"I called him. A couple of times. He didn't answer so I went into the office and sat down. I made up my mind I'd stay this time until I got my money." That doesn't come out the way I mean for it to. "I mean until he forked it over." That sounds worse. "Paid me what he owed me."

       McGill draws circles on a scratch pad with his silver pen. He doesn't say anything, waiting for me to tell the rest of it. "I was there ten minutes, maybe more. Then I got up and walked around, looking at stuff."

       "What kind of stuff?"

       I've been trying to put that night right out of my mind, but now I think about walking around the little office. I read the labels on the oil cans on the shelf over the back counter. I looked at the girl on the twenty-year-old calendar that's up over the cash register. Roy keeps it there to look at the picture. He calls her his Calendar Girl. She's in a skimpy swimsuit, and twisted around in a funny way with one hip up and both knees bent like nobody stands in real life.

       "What kind of stuff?" he says again.

       "I looked through the parts catalog on the counter. It's got grease all over it from Roy's fingers. Sometimes I think he never washes up. I really had to scrub hard to get the grease off when I got home from work."

       McGill wrinkles his forehead. "Get to what happened."

       "Well, I called Roy again. He still didn't answer. By this time I was standing in front of the cash register. I knew I better leave and come back when he was there, but I fooled around with the keys. I pushed the No Sale key and the cash drawer popped open." I looked up at McGill and explained, "It gives a ding and a bang when it comes open." I hope that'd be enough.

       "Go on."

       "I don't think I meant for it to ... to open ... but then I saw all that money. Roy'd been saying he was low on cash and there was a pile of bills in every slot. Fives, tens, twenties."

       I stare back down at the floor. When I look sideways at McGill, he's staring me right in the eyes. "And then?"

       "I pulled four tens out of the till. Just what he owed me, and I stuck ‘em in my back pocket." I try to look at McGill again, to see how he's taking it, but I can't look him straight on, so I look over his shoulder at a poster of Mt. Hood .

       "That's not the end of it, is it? How did Fletcher get hurt?"

       "I didn't hear him come in. Maybe he sneaked up to watch what I was doing." Then I finally figure it out. Roy'd been there all the time, probably hiding outside, right around the corner or behind a car in the shop area. He must have seen me coming and thought I'd go away if he ducked out of sight and didn't answer. Tightwad. I don't know why I didn't figure it out that night and get out of there while I could. I start to sweat, thinking about him out there -- watching me.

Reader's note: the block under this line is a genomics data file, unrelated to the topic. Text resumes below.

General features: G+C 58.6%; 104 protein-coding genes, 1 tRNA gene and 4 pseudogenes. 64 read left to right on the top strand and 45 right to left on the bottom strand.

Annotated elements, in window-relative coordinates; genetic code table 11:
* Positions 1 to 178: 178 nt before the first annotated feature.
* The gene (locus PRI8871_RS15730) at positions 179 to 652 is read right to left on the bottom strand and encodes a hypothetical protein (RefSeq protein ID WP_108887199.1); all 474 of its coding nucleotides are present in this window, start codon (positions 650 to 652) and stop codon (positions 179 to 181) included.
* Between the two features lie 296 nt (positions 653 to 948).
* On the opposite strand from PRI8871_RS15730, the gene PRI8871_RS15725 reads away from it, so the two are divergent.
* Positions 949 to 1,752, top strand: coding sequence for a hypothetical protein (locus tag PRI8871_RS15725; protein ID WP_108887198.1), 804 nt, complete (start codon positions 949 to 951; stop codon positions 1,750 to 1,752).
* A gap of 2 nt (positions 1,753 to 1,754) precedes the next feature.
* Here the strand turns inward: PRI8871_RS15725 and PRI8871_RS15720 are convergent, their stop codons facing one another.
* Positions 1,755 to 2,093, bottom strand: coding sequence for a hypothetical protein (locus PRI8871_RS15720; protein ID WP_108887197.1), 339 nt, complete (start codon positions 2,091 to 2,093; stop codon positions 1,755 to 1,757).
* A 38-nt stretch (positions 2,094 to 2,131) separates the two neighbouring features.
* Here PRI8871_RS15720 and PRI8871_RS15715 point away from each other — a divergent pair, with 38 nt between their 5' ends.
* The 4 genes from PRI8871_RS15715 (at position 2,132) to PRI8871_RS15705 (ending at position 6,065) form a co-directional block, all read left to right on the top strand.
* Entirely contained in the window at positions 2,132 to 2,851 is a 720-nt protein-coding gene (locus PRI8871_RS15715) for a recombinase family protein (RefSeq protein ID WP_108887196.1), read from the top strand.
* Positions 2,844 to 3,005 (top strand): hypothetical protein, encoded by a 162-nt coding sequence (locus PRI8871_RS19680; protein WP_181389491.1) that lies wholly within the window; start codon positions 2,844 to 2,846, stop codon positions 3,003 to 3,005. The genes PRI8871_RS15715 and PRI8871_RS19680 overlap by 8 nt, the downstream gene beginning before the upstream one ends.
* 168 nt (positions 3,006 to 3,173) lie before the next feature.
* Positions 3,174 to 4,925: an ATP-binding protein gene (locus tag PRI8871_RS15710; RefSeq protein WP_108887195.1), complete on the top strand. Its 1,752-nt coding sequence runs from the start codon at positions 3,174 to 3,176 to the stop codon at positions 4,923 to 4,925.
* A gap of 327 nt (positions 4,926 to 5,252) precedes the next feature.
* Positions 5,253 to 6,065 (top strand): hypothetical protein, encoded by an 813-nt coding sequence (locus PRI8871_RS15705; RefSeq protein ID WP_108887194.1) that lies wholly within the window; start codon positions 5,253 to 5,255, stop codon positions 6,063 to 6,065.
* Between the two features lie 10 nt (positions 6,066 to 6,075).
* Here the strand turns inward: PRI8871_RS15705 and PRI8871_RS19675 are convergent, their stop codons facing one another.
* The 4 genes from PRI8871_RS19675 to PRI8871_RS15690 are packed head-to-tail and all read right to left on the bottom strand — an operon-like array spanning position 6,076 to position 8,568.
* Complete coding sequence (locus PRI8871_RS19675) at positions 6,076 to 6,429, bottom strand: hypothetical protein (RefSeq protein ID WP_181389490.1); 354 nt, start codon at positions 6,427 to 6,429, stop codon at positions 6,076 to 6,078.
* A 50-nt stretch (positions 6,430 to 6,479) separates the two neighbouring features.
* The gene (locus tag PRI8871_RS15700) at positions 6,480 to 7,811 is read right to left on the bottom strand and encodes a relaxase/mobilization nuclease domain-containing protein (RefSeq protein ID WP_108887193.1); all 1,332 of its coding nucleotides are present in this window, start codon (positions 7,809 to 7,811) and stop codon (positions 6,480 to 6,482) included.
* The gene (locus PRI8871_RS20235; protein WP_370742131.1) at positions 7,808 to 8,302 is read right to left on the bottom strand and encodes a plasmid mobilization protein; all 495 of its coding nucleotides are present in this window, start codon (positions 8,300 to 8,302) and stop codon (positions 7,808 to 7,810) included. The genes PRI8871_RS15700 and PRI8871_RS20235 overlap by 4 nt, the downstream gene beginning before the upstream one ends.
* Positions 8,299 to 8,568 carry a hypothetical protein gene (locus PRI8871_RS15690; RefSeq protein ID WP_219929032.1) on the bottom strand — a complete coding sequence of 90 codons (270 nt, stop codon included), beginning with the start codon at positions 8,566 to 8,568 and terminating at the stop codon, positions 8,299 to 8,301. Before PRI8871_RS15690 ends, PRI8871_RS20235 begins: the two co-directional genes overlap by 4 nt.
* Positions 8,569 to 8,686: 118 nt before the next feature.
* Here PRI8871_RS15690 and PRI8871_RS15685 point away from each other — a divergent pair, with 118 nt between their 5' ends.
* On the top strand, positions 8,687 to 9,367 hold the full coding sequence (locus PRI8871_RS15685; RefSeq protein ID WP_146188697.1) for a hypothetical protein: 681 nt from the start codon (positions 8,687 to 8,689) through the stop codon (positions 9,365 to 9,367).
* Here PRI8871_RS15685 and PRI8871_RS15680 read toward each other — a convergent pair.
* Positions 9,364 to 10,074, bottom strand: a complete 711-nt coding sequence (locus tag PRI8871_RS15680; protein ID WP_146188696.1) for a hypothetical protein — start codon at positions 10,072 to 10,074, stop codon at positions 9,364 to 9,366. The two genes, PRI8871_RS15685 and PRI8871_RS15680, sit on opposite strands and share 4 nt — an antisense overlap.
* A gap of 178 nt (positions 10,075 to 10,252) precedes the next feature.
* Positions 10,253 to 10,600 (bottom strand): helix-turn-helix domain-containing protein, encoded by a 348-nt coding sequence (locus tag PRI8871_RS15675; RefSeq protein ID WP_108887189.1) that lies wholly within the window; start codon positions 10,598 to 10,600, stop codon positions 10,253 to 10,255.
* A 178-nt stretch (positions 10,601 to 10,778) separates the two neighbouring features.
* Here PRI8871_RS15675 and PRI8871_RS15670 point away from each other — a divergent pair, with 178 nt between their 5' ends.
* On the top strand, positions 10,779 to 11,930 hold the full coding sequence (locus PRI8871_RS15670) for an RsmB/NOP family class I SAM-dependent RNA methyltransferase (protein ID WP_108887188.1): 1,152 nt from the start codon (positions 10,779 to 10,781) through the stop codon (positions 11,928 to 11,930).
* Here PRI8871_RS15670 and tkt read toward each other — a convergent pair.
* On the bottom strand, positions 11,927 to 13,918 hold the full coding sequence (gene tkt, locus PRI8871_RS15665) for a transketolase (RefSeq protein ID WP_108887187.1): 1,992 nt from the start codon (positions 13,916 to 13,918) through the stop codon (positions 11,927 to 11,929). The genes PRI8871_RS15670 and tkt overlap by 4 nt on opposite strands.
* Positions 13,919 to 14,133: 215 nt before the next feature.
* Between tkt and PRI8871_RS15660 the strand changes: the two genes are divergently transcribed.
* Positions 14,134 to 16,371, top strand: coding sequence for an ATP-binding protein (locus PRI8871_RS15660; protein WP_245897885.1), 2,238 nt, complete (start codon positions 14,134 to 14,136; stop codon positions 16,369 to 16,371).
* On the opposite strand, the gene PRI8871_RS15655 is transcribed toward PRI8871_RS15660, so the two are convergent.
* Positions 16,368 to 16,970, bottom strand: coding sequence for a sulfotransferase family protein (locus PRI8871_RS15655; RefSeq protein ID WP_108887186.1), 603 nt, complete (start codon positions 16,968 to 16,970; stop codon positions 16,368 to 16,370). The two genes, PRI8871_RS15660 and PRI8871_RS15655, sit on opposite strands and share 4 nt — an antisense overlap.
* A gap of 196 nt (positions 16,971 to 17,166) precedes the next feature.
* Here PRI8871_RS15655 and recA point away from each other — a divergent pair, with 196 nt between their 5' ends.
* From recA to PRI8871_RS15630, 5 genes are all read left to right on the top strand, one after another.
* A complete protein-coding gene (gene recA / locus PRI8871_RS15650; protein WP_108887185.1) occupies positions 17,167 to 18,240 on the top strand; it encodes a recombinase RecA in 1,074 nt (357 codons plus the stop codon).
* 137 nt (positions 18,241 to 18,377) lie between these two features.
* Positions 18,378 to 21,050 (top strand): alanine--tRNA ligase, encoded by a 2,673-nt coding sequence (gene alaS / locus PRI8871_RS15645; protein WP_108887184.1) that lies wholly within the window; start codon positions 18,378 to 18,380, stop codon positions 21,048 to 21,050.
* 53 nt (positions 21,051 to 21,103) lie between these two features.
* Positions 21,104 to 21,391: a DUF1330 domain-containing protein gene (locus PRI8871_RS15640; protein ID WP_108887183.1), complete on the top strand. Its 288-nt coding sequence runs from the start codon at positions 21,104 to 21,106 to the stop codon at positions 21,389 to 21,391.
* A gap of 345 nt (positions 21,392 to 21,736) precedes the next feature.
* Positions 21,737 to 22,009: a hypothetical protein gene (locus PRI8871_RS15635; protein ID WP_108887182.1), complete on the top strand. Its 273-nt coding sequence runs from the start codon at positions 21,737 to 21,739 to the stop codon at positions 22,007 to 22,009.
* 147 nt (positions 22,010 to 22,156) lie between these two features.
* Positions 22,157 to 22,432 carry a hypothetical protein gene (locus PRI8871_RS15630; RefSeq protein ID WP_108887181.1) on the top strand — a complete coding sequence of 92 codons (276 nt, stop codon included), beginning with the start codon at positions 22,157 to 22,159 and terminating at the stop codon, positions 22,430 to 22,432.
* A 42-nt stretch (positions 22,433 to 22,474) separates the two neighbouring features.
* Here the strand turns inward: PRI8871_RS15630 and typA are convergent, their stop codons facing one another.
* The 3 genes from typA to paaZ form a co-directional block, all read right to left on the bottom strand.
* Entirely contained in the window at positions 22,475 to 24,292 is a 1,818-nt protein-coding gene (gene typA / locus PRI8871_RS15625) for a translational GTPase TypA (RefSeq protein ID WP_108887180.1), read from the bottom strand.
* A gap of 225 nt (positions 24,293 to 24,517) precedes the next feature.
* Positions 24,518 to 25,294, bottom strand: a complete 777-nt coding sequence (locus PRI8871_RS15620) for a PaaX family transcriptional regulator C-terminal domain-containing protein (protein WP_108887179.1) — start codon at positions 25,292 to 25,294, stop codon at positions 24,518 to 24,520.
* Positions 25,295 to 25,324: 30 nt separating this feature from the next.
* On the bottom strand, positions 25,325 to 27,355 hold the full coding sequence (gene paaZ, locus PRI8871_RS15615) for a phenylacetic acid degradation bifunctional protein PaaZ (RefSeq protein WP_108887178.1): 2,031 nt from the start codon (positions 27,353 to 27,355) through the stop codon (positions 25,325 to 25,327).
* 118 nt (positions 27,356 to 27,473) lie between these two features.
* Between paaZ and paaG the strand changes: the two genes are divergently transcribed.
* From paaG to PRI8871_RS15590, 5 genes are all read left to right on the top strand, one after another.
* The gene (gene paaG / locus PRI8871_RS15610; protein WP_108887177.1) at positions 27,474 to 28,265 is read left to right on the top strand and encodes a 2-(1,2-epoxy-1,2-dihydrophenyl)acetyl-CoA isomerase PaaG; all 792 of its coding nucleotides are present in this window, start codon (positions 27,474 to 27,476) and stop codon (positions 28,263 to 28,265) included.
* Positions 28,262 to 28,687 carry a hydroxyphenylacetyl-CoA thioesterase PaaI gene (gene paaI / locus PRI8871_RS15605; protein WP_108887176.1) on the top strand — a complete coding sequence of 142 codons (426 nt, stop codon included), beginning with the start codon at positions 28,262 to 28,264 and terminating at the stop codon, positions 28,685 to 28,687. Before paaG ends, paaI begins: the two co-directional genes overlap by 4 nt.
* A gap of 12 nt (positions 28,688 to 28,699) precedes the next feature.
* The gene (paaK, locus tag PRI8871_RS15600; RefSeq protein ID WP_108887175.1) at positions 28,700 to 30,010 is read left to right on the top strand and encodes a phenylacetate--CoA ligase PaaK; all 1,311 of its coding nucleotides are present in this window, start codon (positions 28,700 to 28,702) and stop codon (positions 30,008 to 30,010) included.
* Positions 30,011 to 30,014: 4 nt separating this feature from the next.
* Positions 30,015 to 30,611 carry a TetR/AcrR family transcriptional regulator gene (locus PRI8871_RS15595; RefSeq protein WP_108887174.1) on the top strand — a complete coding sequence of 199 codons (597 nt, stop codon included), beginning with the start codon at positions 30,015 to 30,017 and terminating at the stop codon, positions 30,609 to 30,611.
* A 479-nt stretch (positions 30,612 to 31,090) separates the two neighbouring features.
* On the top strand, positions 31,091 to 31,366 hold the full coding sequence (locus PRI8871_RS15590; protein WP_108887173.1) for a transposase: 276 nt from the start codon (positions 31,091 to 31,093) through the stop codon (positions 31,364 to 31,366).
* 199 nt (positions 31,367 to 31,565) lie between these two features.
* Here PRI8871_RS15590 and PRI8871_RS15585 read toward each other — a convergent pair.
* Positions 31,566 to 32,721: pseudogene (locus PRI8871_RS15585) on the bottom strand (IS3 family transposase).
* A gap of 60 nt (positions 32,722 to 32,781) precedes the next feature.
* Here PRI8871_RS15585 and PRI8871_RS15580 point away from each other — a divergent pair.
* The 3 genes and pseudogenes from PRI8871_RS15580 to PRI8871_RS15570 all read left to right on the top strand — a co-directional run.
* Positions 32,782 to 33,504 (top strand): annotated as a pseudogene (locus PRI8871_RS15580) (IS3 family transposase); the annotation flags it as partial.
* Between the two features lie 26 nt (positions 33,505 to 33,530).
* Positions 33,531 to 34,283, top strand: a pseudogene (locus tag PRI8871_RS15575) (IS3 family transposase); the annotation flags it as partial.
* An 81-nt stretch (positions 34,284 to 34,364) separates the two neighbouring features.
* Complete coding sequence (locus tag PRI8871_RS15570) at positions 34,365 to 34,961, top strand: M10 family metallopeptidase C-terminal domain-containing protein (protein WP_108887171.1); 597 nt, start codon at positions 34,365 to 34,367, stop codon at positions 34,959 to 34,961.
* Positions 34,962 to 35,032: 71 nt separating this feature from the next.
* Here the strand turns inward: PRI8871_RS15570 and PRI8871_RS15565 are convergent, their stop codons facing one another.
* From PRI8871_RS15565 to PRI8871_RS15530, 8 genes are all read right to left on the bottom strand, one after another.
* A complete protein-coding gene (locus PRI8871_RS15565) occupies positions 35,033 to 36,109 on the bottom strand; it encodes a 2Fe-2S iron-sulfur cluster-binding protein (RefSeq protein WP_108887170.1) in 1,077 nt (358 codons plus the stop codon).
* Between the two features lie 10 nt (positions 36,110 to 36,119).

McGill pushes. "How did he get hurt?"

       "He came for me with his fists up. I thought he was going to hit me. I pushed at him, trying to get past him and out the door. That's when he grabbed me and we swung around. He banged his head hard against the door frame." I try to look serious, but inside I grin. He'd dropped like a bag of beans.

        "I called the sheriff right away and told him he'd better get the guys from the volunteer fire department to come quick with their rescue truck. Roy's head was bleeding bad. I thought maybe he was dead, but while I was waiting for help he came to, cussing and yelling."

       McGill's just gotta believe I never meant to hurt Fletcher, or take what wasn't already mine. "I know it wasn't right, taking the money that way, and I didn't mean for Roy to get hurt."

       He clicks the pen and puts it down on the desk. We sit there, looking at each other.

       "I believe you mean that."

       "So I can go home?"

       "Not until you've earned your way out of here. I'm going to give you my best advice, and I hope you'll listen."

       "I'll do whatever..."

       "Stay out of trouble. And God knows there's plenty of trouble to be had here. The others will challenge you. They'll try to drag you into their schemes. But the only thing that'll speed up your release is for you to earn your way out of here. Is that clear?"

       "You bet. I'll do it faster and better than..."

       "Just stay out of trouble," he says, but not in a hopeful voice.

       More than anything I want him to believe me. "You can tell I don't belong here, can't you?" Tears sting my eyes and I blink hard and hope he won't notice.

       He smiles, just a little. "You're not our usual client , I can tell you that. I'll talk to you again before you go to a cottage. In the meantime, I'll work out a plan for you."

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 Updated on 9/30/03